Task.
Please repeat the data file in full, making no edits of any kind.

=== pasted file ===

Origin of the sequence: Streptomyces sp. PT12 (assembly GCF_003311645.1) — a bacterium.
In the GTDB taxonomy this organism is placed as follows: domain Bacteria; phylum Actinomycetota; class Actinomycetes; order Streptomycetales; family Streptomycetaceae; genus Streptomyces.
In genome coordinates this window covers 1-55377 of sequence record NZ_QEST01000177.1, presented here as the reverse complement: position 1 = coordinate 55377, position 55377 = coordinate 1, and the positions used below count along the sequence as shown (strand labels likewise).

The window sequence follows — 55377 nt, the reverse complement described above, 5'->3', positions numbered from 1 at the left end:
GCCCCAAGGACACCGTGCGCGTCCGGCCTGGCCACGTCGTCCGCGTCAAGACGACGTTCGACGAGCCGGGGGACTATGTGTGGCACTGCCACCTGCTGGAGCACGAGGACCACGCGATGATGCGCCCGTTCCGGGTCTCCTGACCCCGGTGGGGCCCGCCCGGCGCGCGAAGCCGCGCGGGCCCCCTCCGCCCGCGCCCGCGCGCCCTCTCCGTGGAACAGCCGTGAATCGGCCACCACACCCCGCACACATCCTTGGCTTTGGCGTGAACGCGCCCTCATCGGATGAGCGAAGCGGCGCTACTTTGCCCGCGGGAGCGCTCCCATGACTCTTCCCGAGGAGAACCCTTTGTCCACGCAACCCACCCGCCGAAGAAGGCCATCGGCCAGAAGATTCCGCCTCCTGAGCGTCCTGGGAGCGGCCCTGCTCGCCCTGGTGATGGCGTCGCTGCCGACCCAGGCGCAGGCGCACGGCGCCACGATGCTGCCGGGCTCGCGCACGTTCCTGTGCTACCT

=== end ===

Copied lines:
Origin of the sequence: Streptomyces sp. PT12 (assembly GCF_003311645.1) — a bacterium.
In the GTDB taxonomy this organism is placed as follows: domain Bacteria; phylum Actinomycetota; class Actinomycetes; order Streptomycetales; family Streptomycetaceae; genus Streptomyces.
In genome coordinates this window covers 1-55377 of sequence record NZ_QEST01000177.1, presented here as the reverse complement: position 1 = coordinate 55377, position 55377 = coordinate 1, and the positions used below count along the sequence as shown (strand labels likewise).

The window sequence follows — 55377 nt, the reverse complement described above, 5'->3', positions numbered from 1 at the left end:
GCCCCAAGGACACCGTGCGCGTCCGGCCTGGCCACGTCGTCCGCGTCAAGACGACGTTCGACGAGCCGGGGGACTATGTGTGGCACTGCCACCTGCTGGAGCACGAGGACCACGCGATGATGCGCCCGTTCCGGGTCTCCTGACCCCGGTGGGGCCCGCCCGGCGCGCGAAGCCGCGCGGGCCCCCTCCGCCCGCGCCCGCGCGCCCTCTCCGTGGAACAGCCGTGAATCGGCCACCACACCCCGCACACATCCTTGGCTTTGGCGTGAACGCGCCCTCATCGGATGAGCGAAGCGGCGCTACTTTGCCCGCGGGAGCGCTCCCATGACTCTTCCCGAGGAGAACCCTTTGTCCACGCAACCCACCCGCCGAAGAAGGCCATCGGCCAGAAGATTCCGCCTCCTGAGCGTCCTGGGAGCGGCCCTGCTCGCCCTGGTGATGGCGTCGCTGCCGACCCAGGCGCAGGCGCACGGCGCCACGATGCTGCCGGGCTCGCGCACGTTCCTGTGCTACCT